The Internet and professional journalism: content, practice and values in Irish online news
O'Sullivan, John (2011) The Internet and professional journalism: content, practice and values in Irish online news. PhD thesis, Dublin City University.
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Journalism’s encounter with the Internet has engendered a multi-layered debate concerning the place of established news media and its practitioners in public communication.
The Internet and its affordances re-animate familiar themes in discussions of journalism, not least concerning power relations, gate-keeping and objectivity claims. In many popular and some academic analyses, so-called ‘traditional’ journalism is under examination because of economic forces driving the development of digital networked media, but also because the univocal nature of older media, with its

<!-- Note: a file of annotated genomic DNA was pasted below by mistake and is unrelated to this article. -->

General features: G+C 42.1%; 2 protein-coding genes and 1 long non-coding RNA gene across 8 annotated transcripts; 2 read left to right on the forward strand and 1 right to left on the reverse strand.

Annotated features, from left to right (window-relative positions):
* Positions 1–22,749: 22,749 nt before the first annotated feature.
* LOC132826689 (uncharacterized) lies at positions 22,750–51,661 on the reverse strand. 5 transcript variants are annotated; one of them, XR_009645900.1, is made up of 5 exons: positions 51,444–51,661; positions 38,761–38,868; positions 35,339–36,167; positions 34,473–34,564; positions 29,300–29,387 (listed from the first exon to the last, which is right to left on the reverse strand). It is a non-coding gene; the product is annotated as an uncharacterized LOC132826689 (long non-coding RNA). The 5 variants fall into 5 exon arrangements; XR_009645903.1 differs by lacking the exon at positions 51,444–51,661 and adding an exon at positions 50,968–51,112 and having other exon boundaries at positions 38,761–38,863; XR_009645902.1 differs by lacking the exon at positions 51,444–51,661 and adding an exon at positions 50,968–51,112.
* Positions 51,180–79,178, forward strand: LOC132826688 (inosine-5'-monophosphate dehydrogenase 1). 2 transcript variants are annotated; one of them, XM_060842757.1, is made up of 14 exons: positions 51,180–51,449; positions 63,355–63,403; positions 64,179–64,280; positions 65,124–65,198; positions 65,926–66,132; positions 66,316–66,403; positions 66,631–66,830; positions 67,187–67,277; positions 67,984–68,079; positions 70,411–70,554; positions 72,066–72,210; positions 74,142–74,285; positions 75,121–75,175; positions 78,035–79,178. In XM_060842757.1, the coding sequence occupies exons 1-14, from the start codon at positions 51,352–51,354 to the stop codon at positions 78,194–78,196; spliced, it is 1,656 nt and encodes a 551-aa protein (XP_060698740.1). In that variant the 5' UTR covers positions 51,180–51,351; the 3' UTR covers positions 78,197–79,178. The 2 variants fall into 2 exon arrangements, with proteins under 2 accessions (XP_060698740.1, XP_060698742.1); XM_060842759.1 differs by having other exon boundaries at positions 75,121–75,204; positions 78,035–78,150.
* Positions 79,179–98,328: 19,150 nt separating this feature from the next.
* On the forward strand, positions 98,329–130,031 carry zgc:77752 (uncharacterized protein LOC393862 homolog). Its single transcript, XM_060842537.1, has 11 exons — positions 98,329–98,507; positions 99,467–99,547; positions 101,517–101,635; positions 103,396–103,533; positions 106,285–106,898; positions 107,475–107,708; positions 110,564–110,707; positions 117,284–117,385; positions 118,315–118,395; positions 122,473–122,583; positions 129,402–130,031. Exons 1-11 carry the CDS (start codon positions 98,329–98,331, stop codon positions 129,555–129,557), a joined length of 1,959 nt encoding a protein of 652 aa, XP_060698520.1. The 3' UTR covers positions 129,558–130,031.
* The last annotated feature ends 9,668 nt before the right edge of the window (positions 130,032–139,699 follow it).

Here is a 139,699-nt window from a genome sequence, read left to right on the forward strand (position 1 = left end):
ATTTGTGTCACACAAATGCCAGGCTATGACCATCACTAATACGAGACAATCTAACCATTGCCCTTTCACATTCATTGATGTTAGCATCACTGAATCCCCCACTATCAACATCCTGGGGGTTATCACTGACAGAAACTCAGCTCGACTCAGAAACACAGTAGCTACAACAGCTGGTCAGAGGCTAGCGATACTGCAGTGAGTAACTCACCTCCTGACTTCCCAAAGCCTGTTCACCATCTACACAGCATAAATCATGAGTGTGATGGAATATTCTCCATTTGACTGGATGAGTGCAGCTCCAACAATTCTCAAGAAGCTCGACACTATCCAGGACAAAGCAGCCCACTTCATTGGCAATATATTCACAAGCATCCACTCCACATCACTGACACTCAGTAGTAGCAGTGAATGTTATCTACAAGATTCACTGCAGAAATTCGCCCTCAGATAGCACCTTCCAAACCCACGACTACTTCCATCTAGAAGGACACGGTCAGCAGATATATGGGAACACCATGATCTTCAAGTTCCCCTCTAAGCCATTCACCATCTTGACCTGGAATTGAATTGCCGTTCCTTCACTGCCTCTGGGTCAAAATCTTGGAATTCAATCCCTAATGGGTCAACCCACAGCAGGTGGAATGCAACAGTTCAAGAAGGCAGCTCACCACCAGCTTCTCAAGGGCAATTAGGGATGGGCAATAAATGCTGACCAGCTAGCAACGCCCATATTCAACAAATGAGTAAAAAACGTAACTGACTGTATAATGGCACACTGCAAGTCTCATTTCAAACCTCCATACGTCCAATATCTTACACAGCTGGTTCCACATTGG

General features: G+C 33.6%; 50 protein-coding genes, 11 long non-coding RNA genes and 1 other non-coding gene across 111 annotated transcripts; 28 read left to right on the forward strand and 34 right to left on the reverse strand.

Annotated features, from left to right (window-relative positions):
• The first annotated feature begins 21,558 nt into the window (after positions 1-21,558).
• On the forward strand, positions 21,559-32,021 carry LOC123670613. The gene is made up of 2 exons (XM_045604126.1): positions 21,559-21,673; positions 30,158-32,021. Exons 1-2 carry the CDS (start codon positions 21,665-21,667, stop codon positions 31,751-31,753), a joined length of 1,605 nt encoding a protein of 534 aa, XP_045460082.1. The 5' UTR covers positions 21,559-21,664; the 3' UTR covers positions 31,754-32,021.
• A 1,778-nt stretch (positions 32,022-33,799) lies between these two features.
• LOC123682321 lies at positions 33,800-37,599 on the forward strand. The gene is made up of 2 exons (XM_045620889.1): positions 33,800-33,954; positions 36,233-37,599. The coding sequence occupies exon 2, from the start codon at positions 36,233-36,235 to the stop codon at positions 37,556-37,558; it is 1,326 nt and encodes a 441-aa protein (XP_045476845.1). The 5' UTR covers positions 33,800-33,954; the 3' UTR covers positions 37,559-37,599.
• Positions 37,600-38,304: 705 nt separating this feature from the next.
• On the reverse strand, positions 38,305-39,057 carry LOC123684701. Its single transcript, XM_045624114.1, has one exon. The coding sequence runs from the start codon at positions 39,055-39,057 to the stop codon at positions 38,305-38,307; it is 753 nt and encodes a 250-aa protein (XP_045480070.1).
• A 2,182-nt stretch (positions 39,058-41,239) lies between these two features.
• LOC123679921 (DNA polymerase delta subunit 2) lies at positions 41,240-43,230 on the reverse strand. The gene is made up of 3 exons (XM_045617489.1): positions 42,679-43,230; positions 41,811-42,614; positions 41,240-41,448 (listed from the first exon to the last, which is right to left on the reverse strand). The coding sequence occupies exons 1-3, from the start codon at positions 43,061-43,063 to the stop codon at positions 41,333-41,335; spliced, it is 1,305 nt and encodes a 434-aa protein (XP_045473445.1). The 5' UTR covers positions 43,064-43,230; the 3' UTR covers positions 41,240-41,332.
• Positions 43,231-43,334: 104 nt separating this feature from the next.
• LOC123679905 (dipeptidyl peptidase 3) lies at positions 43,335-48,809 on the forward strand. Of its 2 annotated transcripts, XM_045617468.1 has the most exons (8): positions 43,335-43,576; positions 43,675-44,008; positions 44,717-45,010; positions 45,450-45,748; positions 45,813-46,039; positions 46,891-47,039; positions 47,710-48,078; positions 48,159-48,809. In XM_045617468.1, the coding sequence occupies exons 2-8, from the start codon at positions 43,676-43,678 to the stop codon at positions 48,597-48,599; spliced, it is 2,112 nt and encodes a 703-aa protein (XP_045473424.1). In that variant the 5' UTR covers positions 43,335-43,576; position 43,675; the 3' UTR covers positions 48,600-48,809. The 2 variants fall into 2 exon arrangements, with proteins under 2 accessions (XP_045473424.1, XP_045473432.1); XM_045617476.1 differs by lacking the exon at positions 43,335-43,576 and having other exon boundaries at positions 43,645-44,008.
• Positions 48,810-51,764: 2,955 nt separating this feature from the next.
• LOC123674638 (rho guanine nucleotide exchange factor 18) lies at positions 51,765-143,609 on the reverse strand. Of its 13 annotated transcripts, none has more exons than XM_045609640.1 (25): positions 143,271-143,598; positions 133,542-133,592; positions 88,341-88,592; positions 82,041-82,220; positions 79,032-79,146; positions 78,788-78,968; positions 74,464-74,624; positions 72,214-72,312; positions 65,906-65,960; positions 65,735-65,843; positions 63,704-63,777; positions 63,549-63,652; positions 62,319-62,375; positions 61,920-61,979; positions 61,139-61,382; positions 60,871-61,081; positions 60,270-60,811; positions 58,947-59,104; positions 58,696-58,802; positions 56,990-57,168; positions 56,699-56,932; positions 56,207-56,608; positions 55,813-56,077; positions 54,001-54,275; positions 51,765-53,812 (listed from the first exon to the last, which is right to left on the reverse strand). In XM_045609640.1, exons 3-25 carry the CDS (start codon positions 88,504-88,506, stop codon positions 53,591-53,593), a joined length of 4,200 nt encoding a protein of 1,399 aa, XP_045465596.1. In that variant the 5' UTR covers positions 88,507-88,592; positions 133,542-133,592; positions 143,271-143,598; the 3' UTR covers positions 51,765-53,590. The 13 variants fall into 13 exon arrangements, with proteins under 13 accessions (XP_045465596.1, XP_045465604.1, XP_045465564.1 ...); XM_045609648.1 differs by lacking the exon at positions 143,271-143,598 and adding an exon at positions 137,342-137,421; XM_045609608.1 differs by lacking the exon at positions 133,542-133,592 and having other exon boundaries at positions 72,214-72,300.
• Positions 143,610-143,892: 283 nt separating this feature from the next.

enclosed culture, is considered at odds with the potential of a reconstituted public sphere founded in the open, interactive system of emerging spaces.
This study, related to a wider European research project, investigates the intermeshing of Irish journalism’s professional output, practices and normative values, as
materialized online and as expressed in the opinions and attitudes of practising journalists as expert respondents, with the potentialities of the Internet.
Where much of the discourse to date is framed in a narrative of progress or, similarly, posits a research timeline maturing from examination of outputs to constructivist investigation of news work processes, this study seeks to find commonalities between professional journalism, as expressed in print, and the evolving online information ecology, and to critically examine claims of advancement.
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